Mental health training prepared resident advisers and residence life staff to deal with hard situations involving students.
Former Regents RA Hailey Chamberlain said RA training happens over a two-week period.
The training included a section that focused on what to do in different situations involving mental health, such as depression, stress, anxiety, suicide and more.
Chamberlain said RAs did different mock scenarios where they would talk residents through difficult situations.
“It was hard doing it the first time because we didn’t really know what to do, but then they would critique us on it and tell us how to better approach the situation,” she said.
Chamberlain said RAs were taught specific guiding points to use during hard conversations, as well as recognizing when more advanced help is needed.
The training was overall successful in preparing RAs to deal with mental health issues. However, Chamberlain said she wished there was more of an emphasis on dealing and coping with anxiety.
“I don’t really remember discussing as many things related to anxiety issues because I know a lot of new students can kind of struggle with that when it comes to testing, or just in general,” she said.
Residence Life director Brandon Brackett said the training is helpful overall, but there is only so much one can prepare for when RAs are in those difficult situations.
“The reality is nothing ever happens according to the book,” he said. “There’s a little bit of improvisation, but the starting framework is there for us to identify and then connect [residents] with bigger resources on campus.”
Brackett said multiple RAs have told him these trainings helped them navigate tough situations. Connecting students to other mental health resources is a good way to take immediate action.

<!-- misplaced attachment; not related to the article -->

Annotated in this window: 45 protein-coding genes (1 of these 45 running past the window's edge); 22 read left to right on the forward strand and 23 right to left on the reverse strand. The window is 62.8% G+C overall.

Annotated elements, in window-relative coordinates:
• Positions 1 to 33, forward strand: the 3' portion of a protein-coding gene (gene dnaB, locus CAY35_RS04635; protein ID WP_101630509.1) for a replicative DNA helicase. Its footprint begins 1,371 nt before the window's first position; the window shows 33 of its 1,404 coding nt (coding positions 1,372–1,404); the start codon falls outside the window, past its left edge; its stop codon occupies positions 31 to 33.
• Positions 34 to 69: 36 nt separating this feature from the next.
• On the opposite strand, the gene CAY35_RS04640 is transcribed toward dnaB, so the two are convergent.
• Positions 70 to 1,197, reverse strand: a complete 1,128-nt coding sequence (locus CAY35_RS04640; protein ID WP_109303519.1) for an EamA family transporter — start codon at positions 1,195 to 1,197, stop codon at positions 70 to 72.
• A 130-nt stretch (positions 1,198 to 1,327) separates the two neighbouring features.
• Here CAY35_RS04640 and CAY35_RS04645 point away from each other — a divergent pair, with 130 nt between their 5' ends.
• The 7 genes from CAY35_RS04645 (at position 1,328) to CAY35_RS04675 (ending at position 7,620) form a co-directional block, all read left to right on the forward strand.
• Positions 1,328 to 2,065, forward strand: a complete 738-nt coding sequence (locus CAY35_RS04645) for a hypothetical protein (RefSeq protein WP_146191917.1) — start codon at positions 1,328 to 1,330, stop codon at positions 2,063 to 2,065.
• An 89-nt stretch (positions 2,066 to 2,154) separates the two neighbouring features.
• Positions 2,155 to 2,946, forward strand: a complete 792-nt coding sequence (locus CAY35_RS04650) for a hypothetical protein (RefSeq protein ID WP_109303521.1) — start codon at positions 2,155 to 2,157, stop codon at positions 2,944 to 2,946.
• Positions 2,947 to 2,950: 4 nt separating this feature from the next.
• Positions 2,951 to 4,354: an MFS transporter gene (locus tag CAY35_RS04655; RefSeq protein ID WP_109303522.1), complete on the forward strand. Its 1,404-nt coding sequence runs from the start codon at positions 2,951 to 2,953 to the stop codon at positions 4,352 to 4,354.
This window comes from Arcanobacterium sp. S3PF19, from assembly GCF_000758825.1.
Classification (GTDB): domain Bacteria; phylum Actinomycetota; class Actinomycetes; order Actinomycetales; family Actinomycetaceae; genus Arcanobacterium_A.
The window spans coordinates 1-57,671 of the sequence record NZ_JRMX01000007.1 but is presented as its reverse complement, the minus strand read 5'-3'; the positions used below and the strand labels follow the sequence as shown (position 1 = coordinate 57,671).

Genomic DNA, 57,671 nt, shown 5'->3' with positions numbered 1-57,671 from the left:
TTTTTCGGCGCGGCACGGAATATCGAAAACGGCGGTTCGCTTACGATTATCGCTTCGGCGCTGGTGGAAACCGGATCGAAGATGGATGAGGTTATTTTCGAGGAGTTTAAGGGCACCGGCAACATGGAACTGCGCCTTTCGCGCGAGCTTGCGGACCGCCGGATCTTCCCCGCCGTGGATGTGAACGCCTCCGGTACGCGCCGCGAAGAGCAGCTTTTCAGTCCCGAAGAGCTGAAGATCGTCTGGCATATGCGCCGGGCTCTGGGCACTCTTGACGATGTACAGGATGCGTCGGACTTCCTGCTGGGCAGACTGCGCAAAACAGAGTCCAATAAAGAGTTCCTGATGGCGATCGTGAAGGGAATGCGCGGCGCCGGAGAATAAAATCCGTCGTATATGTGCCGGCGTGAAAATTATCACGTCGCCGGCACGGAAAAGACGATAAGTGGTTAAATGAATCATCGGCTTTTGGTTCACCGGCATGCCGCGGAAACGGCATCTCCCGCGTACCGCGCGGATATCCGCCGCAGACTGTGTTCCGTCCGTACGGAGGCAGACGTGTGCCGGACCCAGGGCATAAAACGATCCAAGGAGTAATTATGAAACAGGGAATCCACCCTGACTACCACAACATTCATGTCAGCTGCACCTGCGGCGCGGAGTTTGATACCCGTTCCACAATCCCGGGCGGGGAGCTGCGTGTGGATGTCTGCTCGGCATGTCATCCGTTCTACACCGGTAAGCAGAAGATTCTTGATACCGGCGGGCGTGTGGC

On top of being an RA, Chamberlain said she worked with the WSU Peer Educator Group, so she had additional knowledge on dealing with various mental health situations.
In comparison to other training she has received, Chamberlain said the RA training was well done and covered a variety of topics in a deep, meaningful way.
“I think that they [facilitators of the trainings] really did do a good job on that because it’s such an important topic with college students, especially freshmen, leaving their homes and things for the first time,” she said.
COVID-19 restrictions have made it difficult to communicate with residents this year. Chamberlain said the biggest issues she and other RAs faced were keeping in contact with residents and trying to help them through conflicts with other residents.
Brackett said he is pleased with the way things are going. However, he wants the training to add more emphasis on dealing with student burnout, compassion fatigue and surge capacity, as well as how RAs can help students navigate those emotions.
“Practicing balancing your schedule and practicing taking care of yourself … it’s something we need to focus more on,” he said.